US Government Files Suit To Block American/US Airways Merger

I certainly can’t say I saw this one coming.  The US Department of Justice has filed suit to block a merger between American Airlines and US Airways.  Quoting attorney general Eric Holder:

“By challenging this merger, the Department of Justice is saying that the American people deserve better,” said Attorney General Eric Holder in a statement. “This transaction would result in consumers paying the price—in higher airfares, higher fees and fewer choices.”

That might be what the DOJ is saying, but they’re wrong. There’s almost no competition on direct routes between the two airlines.  But, the DOJ seems to be painting this as a picture of the competition on connecting routes:

American and US Airways compete directly on more than 1,000 routes where one or both offer connecting service, the government said.

No pun intended, but that just doesn’t fly to me.  The airlines are going to continue to control capacity whether there’s a merger or not.  And, United, Delta, Southwest and others will continue service to, say, the San Francisco area from a number of different connecting cities.  So, I just don’t see the material impact that a possible reduction of some connecting flights to cities will have on pricing.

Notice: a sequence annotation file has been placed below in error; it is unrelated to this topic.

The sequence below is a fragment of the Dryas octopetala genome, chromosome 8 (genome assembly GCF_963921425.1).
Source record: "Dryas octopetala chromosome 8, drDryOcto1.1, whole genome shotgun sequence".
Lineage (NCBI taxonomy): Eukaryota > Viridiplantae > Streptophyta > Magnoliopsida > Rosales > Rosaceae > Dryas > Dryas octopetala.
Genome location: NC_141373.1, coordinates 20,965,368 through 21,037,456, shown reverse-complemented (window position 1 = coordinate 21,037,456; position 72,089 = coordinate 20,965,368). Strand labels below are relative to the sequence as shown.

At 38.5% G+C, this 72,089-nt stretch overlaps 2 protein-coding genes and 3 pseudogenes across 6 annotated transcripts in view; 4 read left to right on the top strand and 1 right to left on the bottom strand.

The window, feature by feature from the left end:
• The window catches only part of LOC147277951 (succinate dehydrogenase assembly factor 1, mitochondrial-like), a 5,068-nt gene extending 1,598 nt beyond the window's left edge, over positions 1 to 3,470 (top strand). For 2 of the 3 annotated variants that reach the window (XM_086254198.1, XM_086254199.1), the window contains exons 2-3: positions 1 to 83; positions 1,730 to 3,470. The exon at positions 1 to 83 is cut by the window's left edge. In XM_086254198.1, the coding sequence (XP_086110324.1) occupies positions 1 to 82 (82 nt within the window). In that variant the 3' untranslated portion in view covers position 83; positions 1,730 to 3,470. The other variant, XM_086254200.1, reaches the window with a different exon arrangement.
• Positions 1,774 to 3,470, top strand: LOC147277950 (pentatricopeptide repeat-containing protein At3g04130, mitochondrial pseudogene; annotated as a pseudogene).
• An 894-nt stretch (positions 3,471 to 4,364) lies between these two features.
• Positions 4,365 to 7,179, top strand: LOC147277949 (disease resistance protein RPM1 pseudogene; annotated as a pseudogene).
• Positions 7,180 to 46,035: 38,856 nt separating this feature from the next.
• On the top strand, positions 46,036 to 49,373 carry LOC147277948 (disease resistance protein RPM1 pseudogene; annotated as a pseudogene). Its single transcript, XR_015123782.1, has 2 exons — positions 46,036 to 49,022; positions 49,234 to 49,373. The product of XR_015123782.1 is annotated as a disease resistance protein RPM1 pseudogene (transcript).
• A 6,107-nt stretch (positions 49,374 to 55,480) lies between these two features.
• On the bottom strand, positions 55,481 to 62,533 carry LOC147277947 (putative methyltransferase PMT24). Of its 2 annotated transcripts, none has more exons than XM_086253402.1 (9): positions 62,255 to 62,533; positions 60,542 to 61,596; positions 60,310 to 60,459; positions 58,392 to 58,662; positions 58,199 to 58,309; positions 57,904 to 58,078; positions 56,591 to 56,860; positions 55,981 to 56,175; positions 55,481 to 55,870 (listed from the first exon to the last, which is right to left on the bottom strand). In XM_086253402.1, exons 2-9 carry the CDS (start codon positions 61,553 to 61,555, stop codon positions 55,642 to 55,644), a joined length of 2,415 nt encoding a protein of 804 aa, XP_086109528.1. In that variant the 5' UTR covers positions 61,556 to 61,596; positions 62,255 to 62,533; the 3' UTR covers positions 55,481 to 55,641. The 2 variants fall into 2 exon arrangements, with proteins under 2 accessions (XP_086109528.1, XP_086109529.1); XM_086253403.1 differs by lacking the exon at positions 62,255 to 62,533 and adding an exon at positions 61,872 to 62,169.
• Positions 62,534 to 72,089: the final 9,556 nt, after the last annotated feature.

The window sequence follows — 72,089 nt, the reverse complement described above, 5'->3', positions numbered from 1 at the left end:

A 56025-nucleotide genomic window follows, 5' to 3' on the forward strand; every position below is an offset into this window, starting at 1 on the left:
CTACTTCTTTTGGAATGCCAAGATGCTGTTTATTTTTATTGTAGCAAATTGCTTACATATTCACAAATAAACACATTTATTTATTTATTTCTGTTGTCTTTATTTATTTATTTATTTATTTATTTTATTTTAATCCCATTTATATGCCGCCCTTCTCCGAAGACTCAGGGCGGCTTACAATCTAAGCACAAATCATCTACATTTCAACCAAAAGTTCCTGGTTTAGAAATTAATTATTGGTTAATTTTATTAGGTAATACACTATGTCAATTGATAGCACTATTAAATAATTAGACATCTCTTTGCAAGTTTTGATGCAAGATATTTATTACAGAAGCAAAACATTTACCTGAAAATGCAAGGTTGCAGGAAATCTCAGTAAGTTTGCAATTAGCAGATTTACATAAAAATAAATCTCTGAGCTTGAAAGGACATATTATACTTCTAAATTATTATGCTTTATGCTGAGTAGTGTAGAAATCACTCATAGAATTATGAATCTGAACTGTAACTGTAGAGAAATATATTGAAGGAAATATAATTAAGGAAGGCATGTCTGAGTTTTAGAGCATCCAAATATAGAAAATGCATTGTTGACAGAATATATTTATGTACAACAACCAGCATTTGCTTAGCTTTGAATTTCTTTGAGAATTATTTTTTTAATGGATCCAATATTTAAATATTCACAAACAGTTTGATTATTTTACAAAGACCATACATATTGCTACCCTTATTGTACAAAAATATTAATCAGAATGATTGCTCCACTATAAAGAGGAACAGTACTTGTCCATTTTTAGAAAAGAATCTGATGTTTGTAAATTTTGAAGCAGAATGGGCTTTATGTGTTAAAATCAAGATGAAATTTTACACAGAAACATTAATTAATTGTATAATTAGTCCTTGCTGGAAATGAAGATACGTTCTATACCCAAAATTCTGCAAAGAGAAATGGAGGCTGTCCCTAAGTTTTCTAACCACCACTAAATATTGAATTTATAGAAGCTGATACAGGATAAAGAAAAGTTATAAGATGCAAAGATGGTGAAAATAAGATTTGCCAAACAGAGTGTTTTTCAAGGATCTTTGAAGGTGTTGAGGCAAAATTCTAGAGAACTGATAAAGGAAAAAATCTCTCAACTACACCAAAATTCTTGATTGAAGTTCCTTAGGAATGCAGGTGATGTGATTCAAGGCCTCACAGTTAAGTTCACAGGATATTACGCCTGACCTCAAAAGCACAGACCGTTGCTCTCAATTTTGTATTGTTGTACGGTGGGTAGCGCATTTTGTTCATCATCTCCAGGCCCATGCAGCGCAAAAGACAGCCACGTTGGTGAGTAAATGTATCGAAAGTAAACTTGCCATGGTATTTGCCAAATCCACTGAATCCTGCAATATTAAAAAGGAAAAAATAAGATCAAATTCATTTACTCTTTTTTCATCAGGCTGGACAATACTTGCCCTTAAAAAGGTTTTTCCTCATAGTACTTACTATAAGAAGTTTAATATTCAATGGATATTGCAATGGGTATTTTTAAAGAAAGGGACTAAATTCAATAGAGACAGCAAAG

Airline revenue is up but that’s mostly a function of capacity reductions by the airlines.  In order for American and US Airways to survive on their own, they would need to continue to cut capacity as independent companies.

After large mergers such as Delta-Northwest and United-Continental, there was no corresponding increase in fares, either systemically or at cities where capacity was reduced.  United has done a good job of raising prices significantly on direct routes they control.  But, even that is tempered by reduced capacity and other airlines discounting their connecting service to compete effectively.

The EU has already approved the deal, and now a fairly pro-business DOJ has decided to throw a grenade into the mix.

I didn’t see this coming and strikes me as both bad business and bad politics.  But, it looks like I’ll need another bowl of popcorn.

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    1. That’s a good question. DOJ lawsuits are usually killers to deals. Things are generally past the point of reconciliation in the eyes of the DOJ when they file the lawsuit. They can absolutely survive as a stand-alone competitor. But, something tells me there’s at least one more chapter to be written here.

  1. I read a decent summary today that suggested AA/US are getting this in return for refusing to pay ball on what DOJ considered to be a few major issues. In particular, severance for Horton was highlighted as something that has DOJ very upset.

    1. And yet, Horton’s severance has nothing to do with competition issues. I’m sure there’s truth in that report, but it’s disappointing to see the government react in this manner, completely inconsistent with previous mergers. And that’s coming from someone that doesn’t really favor a merger with US.

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